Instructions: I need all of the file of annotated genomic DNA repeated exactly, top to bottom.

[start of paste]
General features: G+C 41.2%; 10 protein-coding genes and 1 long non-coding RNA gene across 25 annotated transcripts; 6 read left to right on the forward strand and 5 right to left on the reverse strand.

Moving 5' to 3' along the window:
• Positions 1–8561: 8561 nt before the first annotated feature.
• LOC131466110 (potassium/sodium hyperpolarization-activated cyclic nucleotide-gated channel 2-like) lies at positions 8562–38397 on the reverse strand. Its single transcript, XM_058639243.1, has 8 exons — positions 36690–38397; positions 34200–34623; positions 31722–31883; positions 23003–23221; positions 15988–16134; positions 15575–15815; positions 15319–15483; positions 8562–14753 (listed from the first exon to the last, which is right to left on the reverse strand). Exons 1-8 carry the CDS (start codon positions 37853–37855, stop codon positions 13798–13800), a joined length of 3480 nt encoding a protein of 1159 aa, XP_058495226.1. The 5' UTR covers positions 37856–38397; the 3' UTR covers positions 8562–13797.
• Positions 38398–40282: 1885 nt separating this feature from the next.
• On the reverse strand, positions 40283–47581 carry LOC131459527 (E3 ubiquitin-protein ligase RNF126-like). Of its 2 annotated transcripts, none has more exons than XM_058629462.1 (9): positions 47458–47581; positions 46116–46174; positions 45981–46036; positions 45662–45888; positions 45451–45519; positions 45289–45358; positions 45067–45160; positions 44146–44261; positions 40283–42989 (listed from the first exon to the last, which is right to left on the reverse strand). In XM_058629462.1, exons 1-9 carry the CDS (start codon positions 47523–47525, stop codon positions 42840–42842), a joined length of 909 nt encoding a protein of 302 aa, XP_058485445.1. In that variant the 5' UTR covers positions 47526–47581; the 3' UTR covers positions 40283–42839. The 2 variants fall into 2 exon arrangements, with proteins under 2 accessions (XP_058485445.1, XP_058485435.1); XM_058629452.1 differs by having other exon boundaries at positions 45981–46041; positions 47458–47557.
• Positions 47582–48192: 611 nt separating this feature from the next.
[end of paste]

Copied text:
General features: G+C 41.2%; 10 protein-coding genes and 1 long non-coding RNA gene across 25 annotated transcripts; 6 read left to right on the forward strand and 5 right to left on the reverse strand.

Moving 5' to 3' along the window:
• Positions 1–8561: 8561 nt before the first annotated feature.
• LOC131466110 (potassium/sodium hyperpolarization-activated cyclic nucleotide-gated channel 2-like) lies at positions 8562–38397 on the reverse strand. Its single transcript, XM_058639243.1, has 8 exons — positions 36690–38397; positions 34200–34623; positions 31722–31883; positions 23003–23221; positions 15988–16134; positions 15575–15815; positions 15319–15483; positions 8562–14753 (listed from the first exon to the last, which is right to left on the reverse strand). Exons 1-8 carry the CDS (start codon positions 37853–37855, stop codon positions 13798–13800), a joined length of 3480 nt encoding a protein of 1159 aa, XP_058495226.1. The 5' UTR covers positions 37856–38397; the 3' UTR covers positions 8562–13797.
• Positions 38398–40282: 1885 nt separating this feature from the next.
• On the reverse strand, positions 40283–47581 carry LOC131459527 (E3 ubiquitin-protein ligase RNF126-like). Of its 2 annotated transcripts, none has more exons than XM_058629462.1 (9): positions 47458–47581; positions 46116–46174; positions 45981–46036; positions 45662–45888; positions 45451–45519; positions 45289–45358; positions 45067–45160; positions 44146–44261; positions 40283–42989 (listed from the first exon to the last, which is right to left on the reverse strand). In XM_058629462.1, exons 1-9 carry the CDS (start codon positions 47523–47525, stop codon positions 42840–42842), a joined length of 909 nt encoding a protein of 302 aa, XP_058485445.1. In that variant the 5' UTR covers positions 47526–47581; the 3' UTR covers positions 40283–42839. The 2 variants fall into 2 exon arrangements, with proteins under 2 accessions (XP_058485445.1, XP_058485435.1); XM_058629452.1 differs by having other exon boundaries at positions 45981–46041; positions 47458–47557.
• Positions 47582–48192: 611 nt separating this feature from the next.